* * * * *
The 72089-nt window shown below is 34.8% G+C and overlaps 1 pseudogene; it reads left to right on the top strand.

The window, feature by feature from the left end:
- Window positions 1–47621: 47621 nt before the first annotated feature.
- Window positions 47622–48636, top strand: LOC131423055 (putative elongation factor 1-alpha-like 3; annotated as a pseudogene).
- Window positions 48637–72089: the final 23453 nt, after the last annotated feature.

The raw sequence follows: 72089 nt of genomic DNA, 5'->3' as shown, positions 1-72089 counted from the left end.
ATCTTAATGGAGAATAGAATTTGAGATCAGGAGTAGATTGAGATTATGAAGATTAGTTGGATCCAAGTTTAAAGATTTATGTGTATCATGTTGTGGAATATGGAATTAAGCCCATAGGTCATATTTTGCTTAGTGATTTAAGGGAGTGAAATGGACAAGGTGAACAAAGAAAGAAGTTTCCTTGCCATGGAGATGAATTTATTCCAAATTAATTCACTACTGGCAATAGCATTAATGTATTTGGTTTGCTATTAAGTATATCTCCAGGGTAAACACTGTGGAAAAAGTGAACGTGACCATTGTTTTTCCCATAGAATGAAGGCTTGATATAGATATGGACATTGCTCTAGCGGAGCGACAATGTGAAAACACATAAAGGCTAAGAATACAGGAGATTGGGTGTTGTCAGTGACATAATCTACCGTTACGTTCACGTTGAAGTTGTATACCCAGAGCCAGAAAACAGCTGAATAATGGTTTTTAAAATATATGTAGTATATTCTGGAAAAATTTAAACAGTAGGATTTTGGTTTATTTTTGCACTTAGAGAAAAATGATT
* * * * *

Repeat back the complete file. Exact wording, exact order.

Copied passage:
The 72089-nt window shown below is 34.8% G+C and overlaps 1 pseudogene; it reads left to right on the top strand.

The window, feature by feature from the left end:
- Window positions 1–47621: 47621 nt before the first annotated feature.
- Window positions 47622–48636, top strand: LOC131423055 (putative elongation factor 1-alpha-like 3; annotated as a pseudogene).
- Window positions 48637–72089: the final 23453 nt, after the last annotated feature.

The raw sequence follows: 72089 nt of genomic DNA, 5'->3' as shown, positions 1-72089 counted from the left end.
ATCTTAATGGAGAATAGAATTTGAGATCAGGAGTAGATTGAGATTATGAAGATTAGTTGGATCCAAGTTTAAAGATTTATGTGTATCATGTTGTGGAATATGGAATTAAGCCCATAGGTCATATTTTGCTTAGTGATTTAAGGGAGTGAAATGGACAAGGTGAACAAAGAAAGAAGTTTCCTTGCCATGGAGATGAATTTATTCCAAATTAATTCACTACTGGCAATAGCATTAATGTATTTGGTTTGCTATTAAGTATATCTCCAGGGTAAACACTGTGGAAAAAGTGAACGTGACCATTGTTTTTCCCATAGAATGAAGGCTTGATATAGATATGGACATTGCTCTAGCGGAGCGACAATGTGAAAACACATAAAGGCTAAGAATACAGGAGATTGGGTGTTGTCAGTGACATAATCTACCGTTACGTTCACGTTGAAGTTGTATACCCAGAGCCAGAAAACAGCTGAATAATGGTTTTTAAAATATATGTAGTATATTCTGGAAAAATTTAAACAGTAGGATTTTGGTTTATTTTTGCACTTAGAGAAAAATGATT